A projected shortage of qualified data scientists could leave U.S. businesses unable to tap the value of big data. To help meet that demand, the University of California at Berkeley has developed a master's degree program to train new data scientists.
The University of California at Berkeley's new School of Information (iSchool) masters' level program aims to help students gain the knowledge, tools and training to land high-level, highly sought-after positions with businesses looking to use big data to improve efficiency, create new revenue streams, and compete more effectively in the marketplace.
Missing: Data Scientists
The new Master of Information and Data Science (MIDS) program is the school's first online-only degree program and is an effort to preemptively address businesses' need for skilled data scientists, says Dean of the School of Information AnnaLee Saxenien.
"There certainly are folks today in business and in academia who can fill these roles. The problem is there aren't enough of them to fill the need. The effective use of data science has applications in almost every business in every organization around the world, and that's the issue." --Michael Chui, principal, McKinsey Global Institute
What's been missing in the market, Saxenien says, is mid-level, master's degree training that can bridge the gap between workers in business who are responsible for collecting the data and the current crop of data scientists, many of whom have Ph.Ds and are working in academia.
"There certainly are folks today in business and in academia who can fill these roles, and they are very valuable," says Michael Chui, principal, McKinsey Global Institute, a research and analyst firm.
"The problem is there aren't enough of them to fill the need. The effective use of data science has applications in almost every business in every organization around the world, and that's the issue," Chui says.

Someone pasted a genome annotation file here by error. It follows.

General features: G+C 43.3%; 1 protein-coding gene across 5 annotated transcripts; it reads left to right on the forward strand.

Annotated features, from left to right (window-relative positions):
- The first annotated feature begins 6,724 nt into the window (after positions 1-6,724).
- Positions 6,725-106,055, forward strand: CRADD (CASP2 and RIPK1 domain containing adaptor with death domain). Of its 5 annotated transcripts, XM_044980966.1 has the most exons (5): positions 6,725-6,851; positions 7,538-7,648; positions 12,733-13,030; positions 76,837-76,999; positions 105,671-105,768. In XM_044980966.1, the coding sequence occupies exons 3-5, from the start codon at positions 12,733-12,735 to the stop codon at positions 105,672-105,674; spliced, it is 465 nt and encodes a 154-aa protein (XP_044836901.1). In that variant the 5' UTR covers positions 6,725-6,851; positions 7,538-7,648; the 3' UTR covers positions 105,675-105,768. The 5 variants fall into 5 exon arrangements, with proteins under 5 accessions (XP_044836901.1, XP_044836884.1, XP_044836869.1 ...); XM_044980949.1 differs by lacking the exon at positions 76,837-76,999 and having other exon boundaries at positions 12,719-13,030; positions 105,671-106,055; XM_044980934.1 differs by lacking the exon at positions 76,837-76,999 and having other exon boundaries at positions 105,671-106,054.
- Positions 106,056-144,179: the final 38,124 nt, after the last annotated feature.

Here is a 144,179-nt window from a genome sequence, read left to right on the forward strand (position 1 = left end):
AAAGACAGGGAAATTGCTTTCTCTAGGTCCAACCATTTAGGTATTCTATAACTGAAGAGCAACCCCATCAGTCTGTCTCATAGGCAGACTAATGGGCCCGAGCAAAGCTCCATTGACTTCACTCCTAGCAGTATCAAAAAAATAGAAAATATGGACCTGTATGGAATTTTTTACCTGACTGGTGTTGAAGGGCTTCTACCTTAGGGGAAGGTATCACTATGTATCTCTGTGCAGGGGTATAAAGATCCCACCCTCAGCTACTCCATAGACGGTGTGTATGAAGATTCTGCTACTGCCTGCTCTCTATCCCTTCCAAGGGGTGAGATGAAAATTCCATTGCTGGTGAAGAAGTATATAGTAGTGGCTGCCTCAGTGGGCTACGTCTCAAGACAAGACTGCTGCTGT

"In the future, we'll be dealing with information not just as text and physical artifacts, but [also as] video, data, audio, sensor data collected from computers, Web clickstream data -- and that will all be globally networked. We are going to need a new education paradigm to address that," Saxenien says.
Above and beyond the new types of data, graduates of the program will be educated in the larger social, economic and personal usage issues that surround data, she says. This new degree program is much more narrowly focused on teaching students to work with data sets of all sizes; to get them to understand how to ask good questions about data; to teach them how to clean it, extract it, put it together and explore it. It's about how to use statistics and machine learning tools, across the whole spectrum of data analytics, Saxenien says.
"We're not just educating people in programming and data mining, but in law and legal issues, in social science and behavioral studies, user interface design and user interaction, for instance," she says.
Where the Data Scientist Jobs Are
Businesses in almost every industry are finding ways to use data to improve efficiency, create new revenue streams, better target marketing and advertising to customers, and develop new products and services, says McKinsey Global Institute's Chui.
"We don't see any area of a business that can't benefit from using data to streamline processes, better meet the needs of customers and users -- to become more effective and more competitive," Chui says.
Currently, demand for data scientists is concentrated in "traditional" sectors like IT and finance, and applicants to the program tend to hold careers in these fields, says Saxenien. But, she says, the application of data science should expand greatly over the next few years, offering graduates opportunities in real estate, government, healthcare, construction, manufacturing and more.
In addition, McKinsey's Chui says, graduates from the MIDS and similar programs will need to educate their employers and future colleagues in how to be smarter, more effective consumers of the data that's analyzed.
Data in Demand
While UC Berkeley's program is the first of its kind, Saxenien says she expects to see similar programs cropping up at schools across the country as demand for highly trained data scientists increases.
"These educational programs are ramping up. I think we'll start to see more of them, and it's going to take us as a University a while to produce these graduates. The students we have currently that are working in the data space are getting snatched up by companies, and at a starting salary for our master's program graduates of around $100,000. That's an incredible opportunity," she says.
Sharon Florentine covers IT careers and data center topics for CIO.com. Follow Sharon on Twitter @MyShar0na. Email her at firstname.lastname@example.org Follow everything from CIO.com on Twitter @CIOonline and on Facebook.
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This story, "Who's Training the Next Generation of Data Scientists?" was originally published by CIO.